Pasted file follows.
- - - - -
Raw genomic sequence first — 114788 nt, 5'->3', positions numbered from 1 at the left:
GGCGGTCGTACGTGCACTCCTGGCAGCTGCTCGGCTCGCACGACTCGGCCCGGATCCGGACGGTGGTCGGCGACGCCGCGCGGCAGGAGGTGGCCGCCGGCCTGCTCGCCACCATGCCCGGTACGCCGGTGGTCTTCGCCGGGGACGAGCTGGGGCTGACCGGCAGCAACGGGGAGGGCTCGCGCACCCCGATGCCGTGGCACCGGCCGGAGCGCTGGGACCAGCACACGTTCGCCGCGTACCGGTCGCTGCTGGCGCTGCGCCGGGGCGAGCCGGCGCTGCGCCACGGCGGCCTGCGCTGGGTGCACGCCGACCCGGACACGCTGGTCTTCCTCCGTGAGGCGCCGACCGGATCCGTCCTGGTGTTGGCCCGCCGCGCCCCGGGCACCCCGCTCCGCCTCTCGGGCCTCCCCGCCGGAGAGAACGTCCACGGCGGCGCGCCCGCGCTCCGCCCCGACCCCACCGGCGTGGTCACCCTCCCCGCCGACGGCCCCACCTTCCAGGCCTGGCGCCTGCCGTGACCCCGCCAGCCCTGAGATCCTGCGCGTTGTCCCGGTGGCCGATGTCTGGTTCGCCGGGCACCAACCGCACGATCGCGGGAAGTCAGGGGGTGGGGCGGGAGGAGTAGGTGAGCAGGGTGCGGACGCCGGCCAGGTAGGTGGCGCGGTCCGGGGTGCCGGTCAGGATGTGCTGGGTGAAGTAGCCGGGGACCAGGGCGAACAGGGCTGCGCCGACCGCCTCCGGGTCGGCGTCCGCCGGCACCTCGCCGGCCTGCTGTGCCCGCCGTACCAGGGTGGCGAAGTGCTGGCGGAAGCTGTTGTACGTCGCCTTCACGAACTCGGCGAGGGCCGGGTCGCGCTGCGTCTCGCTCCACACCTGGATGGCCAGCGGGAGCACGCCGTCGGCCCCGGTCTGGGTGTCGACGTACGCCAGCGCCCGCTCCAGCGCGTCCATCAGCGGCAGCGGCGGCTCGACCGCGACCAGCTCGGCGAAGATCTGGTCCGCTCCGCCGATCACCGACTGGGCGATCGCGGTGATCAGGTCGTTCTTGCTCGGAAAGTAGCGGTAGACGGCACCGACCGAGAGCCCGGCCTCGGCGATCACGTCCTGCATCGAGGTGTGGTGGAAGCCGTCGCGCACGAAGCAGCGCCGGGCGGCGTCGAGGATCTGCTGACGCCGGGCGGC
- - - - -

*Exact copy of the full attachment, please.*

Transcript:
Raw genomic sequence first — 114788 nt, 5'->3', positions numbered from 1 at the left:
GGCGGTCGTACGTGCACTCCTGGCAGCTGCTCGGCTCGCACGACTCGGCCCGGATCCGGACGGTGGTCGGCGACGCCGCGCGGCAGGAGGTGGCCGCCGGCCTGCTCGCCACCATGCCCGGTACGCCGGTGGTCTTCGCCGGGGACGAGCTGGGGCTGACCGGCAGCAACGGGGAGGGCTCGCGCACCCCGATGCCGTGGCACCGGCCGGAGCGCTGGGACCAGCACACGTTCGCCGCGTACCGGTCGCTGCTGGCGCTGCGCCGGGGCGAGCCGGCGCTGCGCCACGGCGGCCTGCGCTGGGTGCACGCCGACCCGGACACGCTGGTCTTCCTCCGTGAGGCGCCGACCGGATCCGTCCTGGTGTTGGCCCGCCGCGCCCCGGGCACCCCGCTCCGCCTCTCGGGCCTCCCCGCCGGAGAGAACGTCCACGGCGGCGCGCCCGCGCTCCGCCCCGACCCCACCGGCGTGGTCACCCTCCCCGCCGACGGCCCCACCTTCCAGGCCTGGCGCCTGCCGTGACCCCGCCAGCCCTGAGATCCTGCGCGTTGTCCCGGTGGCCGATGTCTGGTTCGCCGGGCACCAACCGCACGATCGCGGGAAGTCAGGGGGTGGGGCGGGAGGAGTAGGTGAGCAGGGTGCGGACGCCGGCCAGGTAGGTGGCGCGGTCCGGGGTGCCGGTCAGGATGTGCTGGGTGAAGTAGCCGGGGACCAGGGCGAACAGGGCTGCGCCGACCGCCTCCGGGTCGGCGTCCGCCGGCACCTCGCCGGCCTGCTGTGCCCGCCGTACCAGGGTGGCGAAGTGCTGGCGGAAGCTGTTGTACGTCGCCTTCACGAACTCGGCGAGGGCCGGGTCGCGCTGCGTCTCGCTCCACACCTGGATGGCCAGCGGGAGCACGCCGTCGGCCCCGGTCTGGGTGTCGACGTACGCCAGCGCCCGCTCCAGCGCGTCCATCAGCGGCAGCGGCGGCTCGACCGCGACCAGCTCGGCGAAGATCTGGTCCGCTCCGCCGATCACCGACTGGGCGATCGCGGTGATCAGGTCGTTCTTGCTCGGAAAGTAGCGGTAGACGGCACCGACCGAGAGCCCGGCCTCGGCGATCACGTCCTGCATCGAGGTGTGGTGGAAGCCGTCGCGCACGAAGCAGCGCCGGGCGGCGTCGAGGATCTGCTGACGCCGGGCGGC